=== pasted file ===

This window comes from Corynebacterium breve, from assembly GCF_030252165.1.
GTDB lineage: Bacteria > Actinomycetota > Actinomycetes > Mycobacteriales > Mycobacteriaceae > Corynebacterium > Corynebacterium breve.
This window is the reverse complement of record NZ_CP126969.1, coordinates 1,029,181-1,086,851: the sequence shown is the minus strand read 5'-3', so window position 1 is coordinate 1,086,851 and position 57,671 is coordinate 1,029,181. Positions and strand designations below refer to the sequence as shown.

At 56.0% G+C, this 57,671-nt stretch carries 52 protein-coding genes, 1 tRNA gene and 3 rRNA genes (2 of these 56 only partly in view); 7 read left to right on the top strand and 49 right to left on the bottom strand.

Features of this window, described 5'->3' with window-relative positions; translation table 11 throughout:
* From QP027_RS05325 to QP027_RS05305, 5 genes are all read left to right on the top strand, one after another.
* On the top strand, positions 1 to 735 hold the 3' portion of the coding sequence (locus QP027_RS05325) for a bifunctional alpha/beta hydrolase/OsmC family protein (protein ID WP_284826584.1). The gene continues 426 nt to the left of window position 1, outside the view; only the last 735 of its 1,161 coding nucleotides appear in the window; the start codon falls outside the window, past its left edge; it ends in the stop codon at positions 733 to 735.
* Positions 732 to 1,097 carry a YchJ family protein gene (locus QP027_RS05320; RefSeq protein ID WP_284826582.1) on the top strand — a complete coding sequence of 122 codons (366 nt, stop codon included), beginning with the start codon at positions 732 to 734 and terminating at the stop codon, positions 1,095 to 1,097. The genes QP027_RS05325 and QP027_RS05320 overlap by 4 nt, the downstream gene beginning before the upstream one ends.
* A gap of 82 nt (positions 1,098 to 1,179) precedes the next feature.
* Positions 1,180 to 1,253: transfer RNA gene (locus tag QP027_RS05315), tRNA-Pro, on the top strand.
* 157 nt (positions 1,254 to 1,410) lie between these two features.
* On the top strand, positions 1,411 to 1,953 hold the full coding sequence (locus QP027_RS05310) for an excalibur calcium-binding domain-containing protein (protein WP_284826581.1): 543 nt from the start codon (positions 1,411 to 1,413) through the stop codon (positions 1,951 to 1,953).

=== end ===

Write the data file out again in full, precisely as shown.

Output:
This window comes from Corynebacterium breve, from assembly GCF_030252165.1.
GTDB lineage: Bacteria > Actinomycetota > Actinomycetes > Mycobacteriales > Mycobacteriaceae > Corynebacterium > Corynebacterium breve.
This window is the reverse complement of record NZ_CP126969.1, coordinates 1,029,181-1,086,851: the sequence shown is the minus strand read 5'-3', so window position 1 is coordinate 1,086,851 and position 57,671 is coordinate 1,029,181. Positions and strand designations below refer to the sequence as shown.

At 56.0% G+C, this 57,671-nt stretch carries 52 protein-coding genes, 1 tRNA gene and 3 rRNA genes (2 of these 56 only partly in view); 7 read left to right on the top strand and 49 right to left on the bottom strand.

Features of this window, described 5'->3' with window-relative positions; translation table 11 throughout:
* From QP027_RS05325 to QP027_RS05305, 5 genes are all read left to right on the top strand, one after another.
* On the top strand, positions 1 to 735 hold the 3' portion of the coding sequence (locus QP027_RS05325) for a bifunctional alpha/beta hydrolase/OsmC family protein (protein ID WP_284826584.1). The gene continues 426 nt to the left of window position 1, outside the view; only the last 735 of its 1,161 coding nucleotides appear in the window; the start codon falls outside the window, past its left edge; it ends in the stop codon at positions 733 to 735.
* Positions 732 to 1,097 carry a YchJ family protein gene (locus QP027_RS05320; RefSeq protein ID WP_284826582.1) on the top strand — a complete coding sequence of 122 codons (366 nt, stop codon included), beginning with the start codon at positions 732 to 734 and terminating at the stop codon, positions 1,095 to 1,097. The genes QP027_RS05325 and QP027_RS05320 overlap by 4 nt, the downstream gene beginning before the upstream one ends.
* A gap of 82 nt (positions 1,098 to 1,179) precedes the next feature.
* Positions 1,180 to 1,253: transfer RNA gene (locus tag QP027_RS05315), tRNA-Pro, on the top strand.
* 157 nt (positions 1,254 to 1,410) lie between these two features.
* On the top strand, positions 1,411 to 1,953 hold the full coding sequence (locus QP027_RS05310) for an excalibur calcium-binding domain-containing protein (protein WP_284826581.1): 543 nt from the start codon (positions 1,411 to 1,413) through the stop codon (positions 1,951 to 1,953).